The second, slightly more technical point suggests that sanctions for possession apply only to possession for the purposes of trafficking, especially in view of this provision’s position between two articles on trafficking and of its earlier wording.[7][102] Failing to punish people for possession for personal use would not be, strictly speaking, prohibited. That is the legal opinion of an expert asked by Switzerland’s Federal Office of Public Health to comment on its draft legislation to legalize cannabis: [Translation] “The statute’s general depenalization of the consumption and small-scale cultivation of cannabis would be compatible with the conventions.”[8][103] With regard to cannabis trade and supply, the author writes: [Translation] “Even though regulating cannabis trade with a licensing system does not appear to be out of the question, some practical problems remain, partly because of the control mechanisms required by the 1961 Convention, and partly because the international community interprets the 1988 Convention as an obligation to punish the buying and selling of cannabis.”[9][104]

The third factor is that the conventions impose moral obligations on states and not legal obligations, much less penalties or sanctions for violating them, and that they also include review or amendment mechanisms.




[1][96]  Caballero and Bisiou, op. cit., page 26.

[2][97]  For example, Belgium, Denmark, Germany, the Netherlands, Poland and some Australian states. Switzerland is currently considering a bill to legalize cannabis. The next chapter provides more detail on the Australian, Dutch and Swiss approaches in particular.

[3][98]  See Krzysztof Krajewski, “How flexible are the United Nations drug conventions?” International Journal of Drug Policy, No. 10, 1999, page 329-338. Krajewski provides an excellent overview of the conventions’ legal limits in the area of legalization and prohibition. He concludes that legalization or decriminalization would probably require amendment of Article 3(2) of the Trafficking Convention. See also the discussion on legalization in Dupras (1998), page 24-33; and Alfons Noll, “Drug abuse and penal provisions of the international drug control treaties,” Bulletin on Narcotics, Vol. XXIX, No. 4, October/December 1977, page 41-57.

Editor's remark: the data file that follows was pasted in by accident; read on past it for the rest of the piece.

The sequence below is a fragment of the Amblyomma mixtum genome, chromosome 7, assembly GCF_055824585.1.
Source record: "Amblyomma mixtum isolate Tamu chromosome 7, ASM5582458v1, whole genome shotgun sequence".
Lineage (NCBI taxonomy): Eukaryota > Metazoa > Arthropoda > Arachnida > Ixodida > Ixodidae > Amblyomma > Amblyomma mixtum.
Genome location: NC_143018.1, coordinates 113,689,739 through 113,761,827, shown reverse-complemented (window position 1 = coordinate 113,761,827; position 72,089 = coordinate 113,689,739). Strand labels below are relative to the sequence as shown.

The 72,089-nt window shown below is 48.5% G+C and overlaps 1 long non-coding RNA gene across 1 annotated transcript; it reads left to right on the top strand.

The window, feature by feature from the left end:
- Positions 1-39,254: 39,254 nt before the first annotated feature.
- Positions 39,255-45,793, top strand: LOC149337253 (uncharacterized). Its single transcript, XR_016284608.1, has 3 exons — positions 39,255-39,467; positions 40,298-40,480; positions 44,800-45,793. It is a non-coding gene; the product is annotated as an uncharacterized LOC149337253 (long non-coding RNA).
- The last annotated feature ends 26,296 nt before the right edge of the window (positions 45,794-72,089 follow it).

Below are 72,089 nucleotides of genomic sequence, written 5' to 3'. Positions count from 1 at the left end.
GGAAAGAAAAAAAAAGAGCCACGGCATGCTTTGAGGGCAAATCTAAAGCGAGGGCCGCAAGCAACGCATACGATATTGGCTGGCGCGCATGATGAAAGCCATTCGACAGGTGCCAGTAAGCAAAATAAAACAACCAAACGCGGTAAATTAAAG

[4][99]  See, for example, the following pages on the Web site of Human Rights Watch, a human rights non-governmental organization: http://www.hrw.org/campaigns/drugs/ and


[5][100]  The full text of these international instruments is available on the Web site of the Office of the UN High Commissioner for Human Rights:


[6][101]  See Erik Van Ree, “Drugs as a Human Right,” International Journal of Drug Policy, Vol. 10, 1999, page 89-98. Van Ree proposes the addition of a new Article 31 to the Universal Declaration of Human Rights: Everyone has the right to use psychotropic substances of one’s own choice.

[7][102]  See Daniel Dupras (1998) Canada’s International Obligations under the Leading International Conventions on the Control of Narcotic Drugs. Ottawa: Library of Parliament, available on the Committee’s Web site at www.parl.gc.ca/illegal-drugs.asp .

[8][103]  Peith, M., (2001) “Compatibilité de différents modèles de dépénalisation partielle du cannabis avec les conventions internationales sur les stupéfiants” [Compatibility of various models of partial depenalization of cannabis with international narcotics conventions]. Legal opinion requested by the Federal Office of Public Health of the Swiss Confederation, page 14.

[9][104]  Ibid., page 15.